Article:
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Book Chapter

Response To Deglaciation

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Published:
January 01, 1987

Abstract:

On the Maine coast, evidence of local relative sea level 12.5 ka is now exposed 60-80 m above present sea level. At that time, eustatic sea level was at least 70 m below present in most parts of the world. The difference is due to isostatic depression of the Maine coast by the weight of glacial ice. During deglaciation, the sea advanced inland in contact with the retreating margin of the marine-based ice sheet. Due to isostatic rebound and the contours of the land, the ice sheet grounded as much as 150 km inland of the present coast, glaciomarine deltas formed, and the transgression reached a stillstand at what is termed the upper marine limit. Due to differential tilting during rebound, this marine limit is now over 132 m in elevation at its farthest inlet extent. As rebound became dominant, sea level reached to 65 m below present at about 9.5 ka. At that time rebound slowed to about the same rate as that of eustatic sea-level rise. Shorelines were cut and deltas were formed at this lower marine stillstand position. Subsequently, eustatic rise became the predominant mode. Radiocarbon dates on fossil marine mollusks provide timing for this onlap and offlap.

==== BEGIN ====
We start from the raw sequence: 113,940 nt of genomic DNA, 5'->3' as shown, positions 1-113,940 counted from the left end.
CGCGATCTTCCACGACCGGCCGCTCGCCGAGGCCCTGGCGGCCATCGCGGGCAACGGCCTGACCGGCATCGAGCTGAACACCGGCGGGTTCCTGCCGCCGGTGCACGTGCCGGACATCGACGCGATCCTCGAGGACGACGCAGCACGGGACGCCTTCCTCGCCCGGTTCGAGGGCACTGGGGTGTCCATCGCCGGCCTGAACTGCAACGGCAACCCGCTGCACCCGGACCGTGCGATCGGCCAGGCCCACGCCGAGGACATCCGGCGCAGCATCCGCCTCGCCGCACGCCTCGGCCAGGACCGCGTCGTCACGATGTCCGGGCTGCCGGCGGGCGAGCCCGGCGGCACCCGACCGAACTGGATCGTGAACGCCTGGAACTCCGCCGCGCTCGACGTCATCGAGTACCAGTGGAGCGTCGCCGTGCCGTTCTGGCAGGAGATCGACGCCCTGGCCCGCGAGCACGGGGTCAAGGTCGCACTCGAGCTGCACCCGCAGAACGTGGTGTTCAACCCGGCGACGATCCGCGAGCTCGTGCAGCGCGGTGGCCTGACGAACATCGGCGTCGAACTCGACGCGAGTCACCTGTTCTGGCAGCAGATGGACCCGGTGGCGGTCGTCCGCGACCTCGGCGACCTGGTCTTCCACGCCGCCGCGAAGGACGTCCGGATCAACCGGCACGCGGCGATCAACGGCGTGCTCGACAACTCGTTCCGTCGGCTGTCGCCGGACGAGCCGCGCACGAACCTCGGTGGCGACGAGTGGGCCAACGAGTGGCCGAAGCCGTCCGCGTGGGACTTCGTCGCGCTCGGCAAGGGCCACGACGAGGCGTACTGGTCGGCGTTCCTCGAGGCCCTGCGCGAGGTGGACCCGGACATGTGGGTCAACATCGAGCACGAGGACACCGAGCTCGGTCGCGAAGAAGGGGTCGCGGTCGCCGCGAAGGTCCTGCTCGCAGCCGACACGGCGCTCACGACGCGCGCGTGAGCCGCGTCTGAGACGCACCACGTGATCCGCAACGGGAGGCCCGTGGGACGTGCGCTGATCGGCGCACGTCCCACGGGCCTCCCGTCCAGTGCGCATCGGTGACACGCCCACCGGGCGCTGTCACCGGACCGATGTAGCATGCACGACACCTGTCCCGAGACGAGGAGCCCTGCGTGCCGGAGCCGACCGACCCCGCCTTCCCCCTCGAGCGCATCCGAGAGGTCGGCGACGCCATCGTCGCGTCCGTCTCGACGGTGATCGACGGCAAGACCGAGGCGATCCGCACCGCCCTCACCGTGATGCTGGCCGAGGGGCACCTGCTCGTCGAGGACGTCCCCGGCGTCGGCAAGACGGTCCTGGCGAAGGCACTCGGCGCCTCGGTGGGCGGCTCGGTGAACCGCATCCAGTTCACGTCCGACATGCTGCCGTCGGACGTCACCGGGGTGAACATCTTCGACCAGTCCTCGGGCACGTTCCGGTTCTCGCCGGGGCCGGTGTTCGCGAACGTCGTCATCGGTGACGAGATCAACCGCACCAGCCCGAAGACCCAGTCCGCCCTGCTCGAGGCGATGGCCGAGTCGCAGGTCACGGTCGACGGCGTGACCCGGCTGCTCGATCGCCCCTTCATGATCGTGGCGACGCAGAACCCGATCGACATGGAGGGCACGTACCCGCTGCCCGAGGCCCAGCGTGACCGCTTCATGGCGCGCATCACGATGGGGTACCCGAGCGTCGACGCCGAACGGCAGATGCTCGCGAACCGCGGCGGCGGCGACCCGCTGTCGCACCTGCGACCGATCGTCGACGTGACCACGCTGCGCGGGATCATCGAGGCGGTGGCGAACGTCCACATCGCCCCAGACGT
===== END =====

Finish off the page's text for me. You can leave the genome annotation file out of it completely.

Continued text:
From 7.0 ka to the present, radiocarbon dates on wood and salt marsh peats provide a relatively precise sea-level curve. During the period 4.2--1.5 ka, sea level rose at 1.22 m/1,000 yrs. Before that period, it may have risen more than twice as fast. After 1.5 ka, it slowed to half the mid-late Holocene rate. Recent tide-gauge records show an acceleration in rate to 2--3 mm/yr for the past 40 yrs. Releveling, tide gauges, and other evidence (Anderson and others, 1984) suggest that the coast is being warped downward to the east, possibly due to non-glacially induced neotectonics.

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SEPM Special Publication

Sea-Level Fluctuation and Coastal Evolution

Dag Nummedal
Dag Nummedal
Department of Geology and Geophysics Louisiana State University, Baton Rouge, Louisiana
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Orrin H. Pilkey
Orrin H. Pilkey
Department of Geology Duke University, Durham, North Carolina
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James D. Howard
James D. Howard
Skidaway Institute of Oceanography Savannah, Georgia
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SEPM Society for Sedimentary Geology
Volume
41
ISBN electronic:
9781565760950
Publication date:
January 01, 1987

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